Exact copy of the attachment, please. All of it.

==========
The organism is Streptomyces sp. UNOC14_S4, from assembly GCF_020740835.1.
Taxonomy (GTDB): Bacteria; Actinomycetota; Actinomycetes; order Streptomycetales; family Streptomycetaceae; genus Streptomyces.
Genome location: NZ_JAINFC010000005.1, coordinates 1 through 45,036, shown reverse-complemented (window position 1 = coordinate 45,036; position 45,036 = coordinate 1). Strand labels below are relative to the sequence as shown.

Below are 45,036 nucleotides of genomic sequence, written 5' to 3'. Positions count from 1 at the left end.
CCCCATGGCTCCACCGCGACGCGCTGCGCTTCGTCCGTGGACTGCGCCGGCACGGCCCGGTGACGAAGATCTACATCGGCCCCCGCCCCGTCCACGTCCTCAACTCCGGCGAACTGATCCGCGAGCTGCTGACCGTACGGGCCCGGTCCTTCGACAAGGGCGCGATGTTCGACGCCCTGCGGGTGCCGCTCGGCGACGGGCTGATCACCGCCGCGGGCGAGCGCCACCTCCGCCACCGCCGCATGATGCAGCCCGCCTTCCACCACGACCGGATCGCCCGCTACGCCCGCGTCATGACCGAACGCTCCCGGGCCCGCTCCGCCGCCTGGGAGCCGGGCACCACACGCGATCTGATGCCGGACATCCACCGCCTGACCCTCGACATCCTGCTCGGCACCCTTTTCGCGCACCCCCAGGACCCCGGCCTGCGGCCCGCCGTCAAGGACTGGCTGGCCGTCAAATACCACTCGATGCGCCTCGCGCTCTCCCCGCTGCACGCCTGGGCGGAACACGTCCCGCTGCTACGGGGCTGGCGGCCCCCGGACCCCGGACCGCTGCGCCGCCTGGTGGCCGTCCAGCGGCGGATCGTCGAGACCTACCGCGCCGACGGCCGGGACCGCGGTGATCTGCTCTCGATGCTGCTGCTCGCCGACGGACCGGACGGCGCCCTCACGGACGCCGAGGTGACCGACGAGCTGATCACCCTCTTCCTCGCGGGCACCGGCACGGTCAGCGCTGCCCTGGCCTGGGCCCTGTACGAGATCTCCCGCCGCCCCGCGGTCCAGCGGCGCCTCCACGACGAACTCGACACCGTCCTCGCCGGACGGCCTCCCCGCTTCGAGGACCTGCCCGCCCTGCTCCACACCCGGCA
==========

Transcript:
The organism is Streptomyces sp. UNOC14_S4, from assembly GCF_020740835.1.
Taxonomy (GTDB): Bacteria; Actinomycetota; Actinomycetes; order Streptomycetales; family Streptomycetaceae; genus Streptomyces.
Genome location: NZ_JAINFC010000005.1, coordinates 1 through 45,036, shown reverse-complemented (window position 1 = coordinate 45,036; position 45,036 = coordinate 1). Strand labels below are relative to the sequence as shown.

Below are 45,036 nucleotides of genomic sequence, written 5' to 3'. Positions count from 1 at the left end.
CCCCATGGCTCCACCGCGACGCGCTGCGCTTCGTCCGTGGACTGCGCCGGCACGGCCCGGTGACGAAGATCTACATCGGCCCCCGCCCCGTCCACGTCCTCAACTCCGGCGAACTGATCCGCGAGCTGCTGACCGTACGGGCCCGGTCCTTCGACAAGGGCGCGATGTTCGACGCCCTGCGGGTGCCGCTCGGCGACGGGCTGATCACCGCCGCGGGCGAGCGCCACCTCCGCCACCGCCGCATGATGCAGCCCGCCTTCCACCACGACCGGATCGCCCGCTACGCCCGCGTCATGACCGAACGCTCCCGGGCCCGCTCCGCCGCCTGGGAGCCGGGCACCACACGCGATCTGATGCCGGACATCCACCGCCTGACCCTCGACATCCTGCTCGGCACCCTTTTCGCGCACCCCCAGGACCCCGGCCTGCGGCCCGCCGTCAAGGACTGGCTGGCCGTCAAATACCACTCGATGCGCCTCGCGCTCTCCCCGCTGCACGCCTGGGCGGAACACGTCCCGCTGCTACGGGGCTGGCGGCCCCCGGACCCCGGACCGCTGCGCCGCCTGGTGGCCGTCCAGCGGCGGATCGTCGAGACCTACCGCGCCGACGGCCGGGACCGCGGTGATCTGCTCTCGATGCTGCTGCTCGCCGACGGACCGGACGGCGCCCTCACGGACGCCGAGGTGACCGACGAGCTGATCACCCTCTTCCTCGCGGGCACCGGCACGGTCAGCGCTGCCCTGGCCTGGGCCCTGTACGAGATCTCCCGCCGCCCCGCGGTCCAGCGGCGCCTCCACGACGAACTCGACACCGTCCTCGCCGGACGGCCTCCCCGCTTCGAGGACCTGCCCGCCCTGCTCCACACCCGGCA